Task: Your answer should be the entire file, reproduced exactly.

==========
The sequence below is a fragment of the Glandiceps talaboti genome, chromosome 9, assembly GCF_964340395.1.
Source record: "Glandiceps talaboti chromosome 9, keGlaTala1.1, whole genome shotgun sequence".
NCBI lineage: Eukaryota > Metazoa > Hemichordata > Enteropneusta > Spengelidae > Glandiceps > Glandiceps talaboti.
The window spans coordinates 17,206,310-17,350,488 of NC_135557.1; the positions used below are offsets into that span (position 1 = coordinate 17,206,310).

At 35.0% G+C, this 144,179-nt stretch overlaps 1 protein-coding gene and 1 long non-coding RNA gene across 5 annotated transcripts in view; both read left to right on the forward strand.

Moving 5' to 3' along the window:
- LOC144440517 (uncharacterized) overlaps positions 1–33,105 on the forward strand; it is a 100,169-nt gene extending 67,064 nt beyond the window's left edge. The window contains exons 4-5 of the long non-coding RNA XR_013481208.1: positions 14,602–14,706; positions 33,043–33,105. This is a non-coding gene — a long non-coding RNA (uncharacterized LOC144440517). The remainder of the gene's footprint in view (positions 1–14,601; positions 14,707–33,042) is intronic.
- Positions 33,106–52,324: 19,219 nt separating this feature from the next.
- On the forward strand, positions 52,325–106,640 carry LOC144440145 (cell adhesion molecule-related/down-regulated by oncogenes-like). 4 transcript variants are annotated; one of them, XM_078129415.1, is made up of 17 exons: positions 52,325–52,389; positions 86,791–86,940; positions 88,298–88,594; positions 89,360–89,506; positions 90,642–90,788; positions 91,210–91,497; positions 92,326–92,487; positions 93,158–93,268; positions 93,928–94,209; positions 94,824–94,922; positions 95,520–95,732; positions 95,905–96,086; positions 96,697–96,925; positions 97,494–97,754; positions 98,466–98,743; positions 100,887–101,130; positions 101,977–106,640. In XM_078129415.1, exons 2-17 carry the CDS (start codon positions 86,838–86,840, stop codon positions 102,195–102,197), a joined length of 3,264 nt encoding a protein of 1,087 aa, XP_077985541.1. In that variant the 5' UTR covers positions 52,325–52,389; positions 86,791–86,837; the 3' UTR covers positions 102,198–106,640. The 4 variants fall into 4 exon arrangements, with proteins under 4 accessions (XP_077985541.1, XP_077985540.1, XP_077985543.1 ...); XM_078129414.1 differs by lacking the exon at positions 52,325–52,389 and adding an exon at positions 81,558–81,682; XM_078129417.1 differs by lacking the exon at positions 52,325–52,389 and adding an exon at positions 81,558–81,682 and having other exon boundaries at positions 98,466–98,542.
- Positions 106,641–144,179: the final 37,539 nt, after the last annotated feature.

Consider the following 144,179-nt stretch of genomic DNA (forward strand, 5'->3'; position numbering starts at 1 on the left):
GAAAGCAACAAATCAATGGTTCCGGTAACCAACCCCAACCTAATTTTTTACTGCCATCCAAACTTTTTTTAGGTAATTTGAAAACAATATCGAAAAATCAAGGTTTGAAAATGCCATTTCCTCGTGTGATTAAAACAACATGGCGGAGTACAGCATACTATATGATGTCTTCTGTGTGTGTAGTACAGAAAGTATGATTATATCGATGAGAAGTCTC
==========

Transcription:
The sequence below is a fragment of the Glandiceps talaboti genome, chromosome 9, assembly GCF_964340395.1.
Source record: "Glandiceps talaboti chromosome 9, keGlaTala1.1, whole genome shotgun sequence".
NCBI lineage: Eukaryota > Metazoa > Hemichordata > Enteropneusta > Spengelidae > Glandiceps > Glandiceps talaboti.
The window spans coordinates 17,206,310-17,350,488 of NC_135557.1; the positions used below are offsets into that span (position 1 = coordinate 17,206,310).

At 35.0% G+C, this 144,179-nt stretch overlaps 1 protein-coding gene and 1 long non-coding RNA gene across 5 annotated transcripts in view; both read left to right on the forward strand.

Moving 5' to 3' along the window:
- LOC144440517 (uncharacterized) overlaps positions 1–33,105 on the forward strand; it is a 100,169-nt gene extending 67,064 nt beyond the window's left edge. The window contains exons 4-5 of the long non-coding RNA XR_013481208.1: positions 14,602–14,706; positions 33,043–33,105. This is a non-coding gene — a long non-coding RNA (uncharacterized LOC144440517). The remainder of the gene's footprint in view (positions 1–14,601; positions 14,707–33,042) is intronic.
- Positions 33,106–52,324: 19,219 nt separating this feature from the next.
- On the forward strand, positions 52,325–106,640 carry LOC144440145 (cell adhesion molecule-related/down-regulated by oncogenes-like). 4 transcript variants are annotated; one of them, XM_078129415.1, is made up of 17 exons: positions 52,325–52,389; positions 86,791–86,940; positions 88,298–88,594; positions 89,360–89,506; positions 90,642–90,788; positions 91,210–91,497; positions 92,326–92,487; positions 93,158–93,268; positions 93,928–94,209; positions 94,824–94,922; positions 95,520–95,732; positions 95,905–96,086; positions 96,697–96,925; positions 97,494–97,754; positions 98,466–98,743; positions 100,887–101,130; positions 101,977–106,640. In XM_078129415.1, exons 2-17 carry the CDS (start codon positions 86,838–86,840, stop codon positions 102,195–102,197), a joined length of 3,264 nt encoding a protein of 1,087 aa, XP_077985541.1. In that variant the 5' UTR covers positions 52,325–52,389; positions 86,791–86,837; the 3' UTR covers positions 102,198–106,640. The 4 variants fall into 4 exon arrangements, with proteins under 4 accessions (XP_077985541.1, XP_077985540.1, XP_077985543.1 ...); XM_078129414.1 differs by lacking the exon at positions 52,325–52,389 and adding an exon at positions 81,558–81,682; XM_078129417.1 differs by lacking the exon at positions 52,325–52,389 and adding an exon at positions 81,558–81,682 and having other exon boundaries at positions 98,466–98,542.
- Positions 106,641–144,179: the final 37,539 nt, after the last annotated feature.

Consider the following 144,179-nt stretch of genomic DNA (forward strand, 5'->3'; position numbering starts at 1 on the left):
GAAAGCAACAAATCAATGGTTCCGGTAACCAACCCCAACCTAATTTTTTACTGCCATCCAAACTTTTTTTAGGTAATTTGAAAACAATATCGAAAAATCAAGGTTTGAAAATGCCATTTCCTCGTGTGATTAAAACAACATGGCGGAGTACAGCATACTATATGATGTCTTCTGTGTGTGTAGTACAGAAAGTATGATTATATCGATGAGAAGTCTC